Contractile force of single heart cells compared with muscle strips of frog ventricle

Leslie Tung, M. Morad

Research output: Contribution to journalArticle

Abstract

Single heart cells were obtained from frog ventricle with an enzymatic dispersion technique. Isometric contractile force was measured in these cells by an ultrasensitive force transducer and compared with that generated by multicellular muscle strips under similar conditions. The shape of the single-cell twitch was qualitatively similar to that obtained in intact tissue; however, the time to peak was generally shorter, and the falling phase was prolonged in the single cell compared with the muscle strip. The single-cell contractile force was measured in response to alterations in stimulus rate, resting length, and extracellular Ca2+ concentration [Ca2+](o) or by addition of epinephrine; in all cases, the force response resembled the physiological response seen in the muscle strip. However, at a constant stimulation rate, the steady-state amplitude of the single-cell twitch exhibited beat-to-beat variations under all conditions tested, whereas that of the muscle strip was essentially constant. These results may prove to be useful in assessing the suitability of the single-cell preparation as a model for the intact tissue.

Original languageEnglish (US)
JournalAmerican Journal of Physiology - Heart and Circulatory Physiology
Volume255
Issue number1
StatePublished - 1988

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Anura
Muscles
Cell Shape
Transducers
Epinephrine

ASJC Scopus subject areas

  • Physiology

Cite this

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abstract = "Single heart cells were obtained from frog ventricle with an enzymatic dispersion technique. Isometric contractile force was measured in these cells by an ultrasensitive force transducer and compared with that generated by multicellular muscle strips under similar conditions. The shape of the single-cell twitch was qualitatively similar to that obtained in intact tissue; however, the time to peak was generally shorter, and the falling phase was prolonged in the single cell compared with the muscle strip. The single-cell contractile force was measured in response to alterations in stimulus rate, resting length, and extracellular Ca2+ concentration [Ca2+](o) or by addition of epinephrine; in all cases, the force response resembled the physiological response seen in the muscle strip. However, at a constant stimulation rate, the steady-state amplitude of the single-cell twitch exhibited beat-to-beat variations under all conditions tested, whereas that of the muscle strip was essentially constant. These results may prove to be useful in assessing the suitability of the single-cell preparation as a model for the intact tissue.",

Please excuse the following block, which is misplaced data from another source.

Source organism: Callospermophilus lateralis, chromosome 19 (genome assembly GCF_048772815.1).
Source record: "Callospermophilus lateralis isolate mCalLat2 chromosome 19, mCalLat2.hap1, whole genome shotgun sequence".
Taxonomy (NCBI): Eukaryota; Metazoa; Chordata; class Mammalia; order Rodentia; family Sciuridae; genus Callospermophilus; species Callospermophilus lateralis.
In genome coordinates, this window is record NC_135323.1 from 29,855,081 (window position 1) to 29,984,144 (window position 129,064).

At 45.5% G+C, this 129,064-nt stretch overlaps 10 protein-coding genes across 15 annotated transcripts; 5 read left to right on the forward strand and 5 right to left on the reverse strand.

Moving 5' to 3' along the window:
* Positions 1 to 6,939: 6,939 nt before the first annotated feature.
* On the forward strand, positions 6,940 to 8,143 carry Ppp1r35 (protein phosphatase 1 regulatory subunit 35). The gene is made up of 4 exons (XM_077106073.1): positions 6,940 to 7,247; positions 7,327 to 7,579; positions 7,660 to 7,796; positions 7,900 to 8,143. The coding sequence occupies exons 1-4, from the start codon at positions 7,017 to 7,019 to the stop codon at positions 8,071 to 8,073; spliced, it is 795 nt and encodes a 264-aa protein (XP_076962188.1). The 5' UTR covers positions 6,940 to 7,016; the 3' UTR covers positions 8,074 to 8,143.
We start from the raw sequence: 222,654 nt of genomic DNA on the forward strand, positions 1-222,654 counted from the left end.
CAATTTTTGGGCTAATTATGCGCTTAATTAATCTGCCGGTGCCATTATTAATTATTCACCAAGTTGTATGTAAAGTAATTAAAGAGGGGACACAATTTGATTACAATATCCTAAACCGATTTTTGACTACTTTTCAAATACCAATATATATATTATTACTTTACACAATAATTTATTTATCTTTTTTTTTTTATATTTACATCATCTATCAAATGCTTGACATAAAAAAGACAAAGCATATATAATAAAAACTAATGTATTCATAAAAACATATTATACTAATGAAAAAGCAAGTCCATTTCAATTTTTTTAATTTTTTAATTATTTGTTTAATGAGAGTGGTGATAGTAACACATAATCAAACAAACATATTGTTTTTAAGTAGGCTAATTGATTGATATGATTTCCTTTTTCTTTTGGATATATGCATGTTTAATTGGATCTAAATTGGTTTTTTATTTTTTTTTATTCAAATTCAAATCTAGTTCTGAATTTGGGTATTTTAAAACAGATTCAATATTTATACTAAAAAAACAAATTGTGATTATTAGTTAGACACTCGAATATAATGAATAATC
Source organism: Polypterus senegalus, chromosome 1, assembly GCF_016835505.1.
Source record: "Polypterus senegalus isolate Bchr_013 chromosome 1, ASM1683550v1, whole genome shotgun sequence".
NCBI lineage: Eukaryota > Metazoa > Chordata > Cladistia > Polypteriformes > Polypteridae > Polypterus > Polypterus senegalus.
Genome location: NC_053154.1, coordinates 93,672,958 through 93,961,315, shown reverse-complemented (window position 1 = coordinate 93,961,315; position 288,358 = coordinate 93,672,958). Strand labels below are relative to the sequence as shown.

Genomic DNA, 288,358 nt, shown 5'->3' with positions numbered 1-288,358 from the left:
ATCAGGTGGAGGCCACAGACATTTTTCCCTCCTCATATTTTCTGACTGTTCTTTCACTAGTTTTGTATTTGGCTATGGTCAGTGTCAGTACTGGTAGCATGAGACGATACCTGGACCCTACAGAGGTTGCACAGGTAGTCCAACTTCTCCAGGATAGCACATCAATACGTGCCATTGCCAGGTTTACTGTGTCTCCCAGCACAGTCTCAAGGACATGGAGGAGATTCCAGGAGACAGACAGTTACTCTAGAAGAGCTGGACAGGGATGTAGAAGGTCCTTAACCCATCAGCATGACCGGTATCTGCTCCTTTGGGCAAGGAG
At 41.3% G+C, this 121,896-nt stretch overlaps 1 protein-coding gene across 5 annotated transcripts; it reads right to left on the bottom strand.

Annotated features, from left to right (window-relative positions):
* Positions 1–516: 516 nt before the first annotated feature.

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AU - Morad, M.

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N2 - Single heart cells were obtained from frog ventricle with an enzymatic dispersion technique. Isometric contractile force was measured in these cells by an ultrasensitive force transducer and compared with that generated by multicellular muscle strips under similar conditions. The shape of the single-cell twitch was qualitatively similar to that obtained in intact tissue; however, the time to peak was generally shorter, and the falling phase was prolonged in the single cell compared with the muscle strip. The single-cell contractile force was measured in response to alterations in stimulus rate, resting length, and extracellular Ca2+ concentration [Ca2+](o) or by addition of epinephrine; in all cases, the force response resembled the physiological response seen in the muscle strip. However, at a constant stimulation rate, the steady-state amplitude of the single-cell twitch exhibited beat-to-beat variations under all conditions tested, whereas that of the muscle strip was essentially constant. These results may prove to be useful in assessing the suitability of the single-cell preparation as a model for the intact tissue.

AB - Single heart cells were obtained from frog ventricle with an enzymatic dispersion technique. Isometric contractile force was measured in these cells by an ultrasensitive force transducer and compared with that generated by multicellular muscle strips under similar conditions. The shape of the single-cell twitch was qualitatively similar to that obtained in intact tissue; however, the time to peak was generally shorter, and the falling phase was prolonged in the single cell compared with the muscle strip. The single-cell contractile force was measured in response to alterations in stimulus rate, resting length, and extracellular Ca2+ concentration [Ca2+](o) or by addition of epinephrine; in all cases, the force response resembled the physiological response seen in the muscle strip. However, at a constant stimulation rate, the steady-state amplitude of the single-cell twitch exhibited beat-to-beat variations under all conditions tested, whereas that of the muscle strip was essentially constant. These results may prove to be useful in assessing the suitability of the single-cell preparation as a model for the intact tissue.

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